What Elie Wiesel Taught Me About Moral Indifference

This past Saturday, we lost one of our better angels. 

For years I have pulled from the wisdom of Elie Wiesel when speaking about the children and families who are brought into my clinic every day. While an accurate witness to the atrocities of the Holocaust, his life’s message transcended this horrific event and was put forth to teach and challenge everyone with courage and conscience to avoid moral indifference.

Wiesel knew all to well the dangers of moral indifference; this concept that we can know that something is terribly wrong yet we say or do nothing—or the idea of cheap grace, in which we count on someone else to take care of these problems. He makes a great case that the suffering of others is always our business as well as our problem to solve, and challenges us to prevent the unjust treatment or the abandonment of those who are without power or position. 

“Indifference is not the beginning; it is the end. Therefore, indifference is always the friend of the enemy, for it benefits the oppressor – never his victim, whose pain is magnified when he or she feels forgotten.” -Elie Wiesel

From where I sit there are thousands of victims of abuse and neglect who are abandoned each year by those charged with their safety and welfare. I am particularly concerned about the children, broken by parents or guardians, who have turned to us to find hope and a sense of the future. When we become indifferent to their plight and turn our backs on our collective responsibility, we all but assure that these children grow into adolescence and adulthood knowing absolutely that we do not care about them. This is why my staff and I make it our mission to never allow any child within our reach to ever fall through the cracks of society; to always ensure that those suffering never become invisible.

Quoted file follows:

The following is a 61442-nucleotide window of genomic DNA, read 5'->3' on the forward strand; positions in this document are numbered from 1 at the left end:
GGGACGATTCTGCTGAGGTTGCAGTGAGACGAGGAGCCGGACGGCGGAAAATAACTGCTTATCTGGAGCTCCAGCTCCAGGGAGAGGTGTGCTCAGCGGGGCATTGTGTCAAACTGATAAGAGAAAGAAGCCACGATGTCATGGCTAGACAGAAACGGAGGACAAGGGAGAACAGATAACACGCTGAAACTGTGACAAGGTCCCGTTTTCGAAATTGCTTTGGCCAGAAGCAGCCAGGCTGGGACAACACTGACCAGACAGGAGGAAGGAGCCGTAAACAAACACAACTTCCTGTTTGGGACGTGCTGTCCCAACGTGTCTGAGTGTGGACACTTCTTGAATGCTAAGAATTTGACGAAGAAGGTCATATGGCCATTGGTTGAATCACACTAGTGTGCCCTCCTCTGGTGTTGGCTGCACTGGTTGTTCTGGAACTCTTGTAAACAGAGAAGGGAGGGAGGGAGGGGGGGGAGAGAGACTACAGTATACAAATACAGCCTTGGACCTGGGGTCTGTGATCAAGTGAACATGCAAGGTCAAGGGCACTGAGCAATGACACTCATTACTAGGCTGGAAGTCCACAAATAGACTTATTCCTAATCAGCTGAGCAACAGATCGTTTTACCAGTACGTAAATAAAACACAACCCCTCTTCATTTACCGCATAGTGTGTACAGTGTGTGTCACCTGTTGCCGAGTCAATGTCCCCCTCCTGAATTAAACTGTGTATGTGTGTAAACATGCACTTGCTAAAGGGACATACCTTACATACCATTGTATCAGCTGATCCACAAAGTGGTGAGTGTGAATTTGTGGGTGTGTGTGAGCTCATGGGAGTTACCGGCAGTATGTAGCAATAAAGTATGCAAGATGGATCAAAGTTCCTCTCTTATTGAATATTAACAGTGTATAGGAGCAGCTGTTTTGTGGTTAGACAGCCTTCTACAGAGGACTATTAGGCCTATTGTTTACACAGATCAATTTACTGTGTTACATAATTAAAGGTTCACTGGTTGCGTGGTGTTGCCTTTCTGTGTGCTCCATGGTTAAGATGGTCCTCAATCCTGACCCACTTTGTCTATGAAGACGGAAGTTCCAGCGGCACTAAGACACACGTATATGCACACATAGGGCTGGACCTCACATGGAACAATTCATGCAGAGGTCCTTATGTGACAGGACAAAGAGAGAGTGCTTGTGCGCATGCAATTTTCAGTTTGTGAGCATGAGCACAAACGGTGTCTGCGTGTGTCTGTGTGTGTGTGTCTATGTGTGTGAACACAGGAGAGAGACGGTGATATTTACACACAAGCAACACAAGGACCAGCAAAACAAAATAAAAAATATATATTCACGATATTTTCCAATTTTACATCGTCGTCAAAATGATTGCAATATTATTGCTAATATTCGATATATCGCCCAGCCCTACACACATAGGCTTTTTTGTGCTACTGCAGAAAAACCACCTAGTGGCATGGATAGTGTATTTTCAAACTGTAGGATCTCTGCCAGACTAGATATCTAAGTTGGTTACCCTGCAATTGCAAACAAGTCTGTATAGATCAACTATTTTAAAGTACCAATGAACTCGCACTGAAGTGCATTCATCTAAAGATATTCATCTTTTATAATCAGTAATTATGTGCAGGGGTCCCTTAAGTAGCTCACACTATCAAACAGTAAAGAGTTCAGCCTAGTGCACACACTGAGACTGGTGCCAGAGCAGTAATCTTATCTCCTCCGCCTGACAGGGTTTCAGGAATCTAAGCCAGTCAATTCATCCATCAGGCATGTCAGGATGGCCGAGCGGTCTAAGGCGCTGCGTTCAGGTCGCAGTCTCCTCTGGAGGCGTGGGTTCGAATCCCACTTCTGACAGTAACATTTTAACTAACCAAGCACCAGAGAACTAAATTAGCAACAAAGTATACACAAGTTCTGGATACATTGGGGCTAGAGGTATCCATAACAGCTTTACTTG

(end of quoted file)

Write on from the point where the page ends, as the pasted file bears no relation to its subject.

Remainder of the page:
Four years ago, VIP made history when we opened up a center so that DCFS could provide the basic care and support that every newly detained child should expect, including medical and mental health services, fresh clean clothes, warm meals, a real bed to sleep in, and loving caretakers to make sure they felt safe. This unique program was created to provide children with a place where they knew for certain that they were not invisible or forgotten. Sadly, the space for the older children became a dumping ground for the most difficult cases that DCFS have all but given up hope on, many of whom have been cycling in and out of foster care for years and are now invisible to the system. When DCFS lost control and the LA Times wrote a story, the state came in and now everything is closed.

Now these children are becoming invisible once again. Is someone paying attention to their health, their future, their sadness?  Are they getting the care that they so desperately need? Are we preventing the creation of more and more youth who clearly are becoming this city’s future homeless?

In Los Angeles, VIP is in a unique position to stand up and be heard, changing the direction for these children. And yet there is a sense that we should not stand up because it is unpopular and might create problems for those who are charged with the responsibility of keeping these children safe. This is my dilemma; I can be morally indifferent and trust that those in power will provide the necessary change to protect these children, or I can step up and do the hard thing and speak words that cannot be spoken by those who are without power or advocates.

Elie Wiesel was always charging us to never ignore our better angels and to always speak up and take action when we witness the suffering of others. This compassion, he taught us, starts with a single human being caring for another. With so many foster teens in crisis in Los Angeles, what better time than now for us to step up and change their present course, giving hope to those who need it most?  

I will always try to answer his call to avoid moral indifference. Together we can honor his memory and continue his legacy so that future generations can build upon a foundation of compassion and common humanity.


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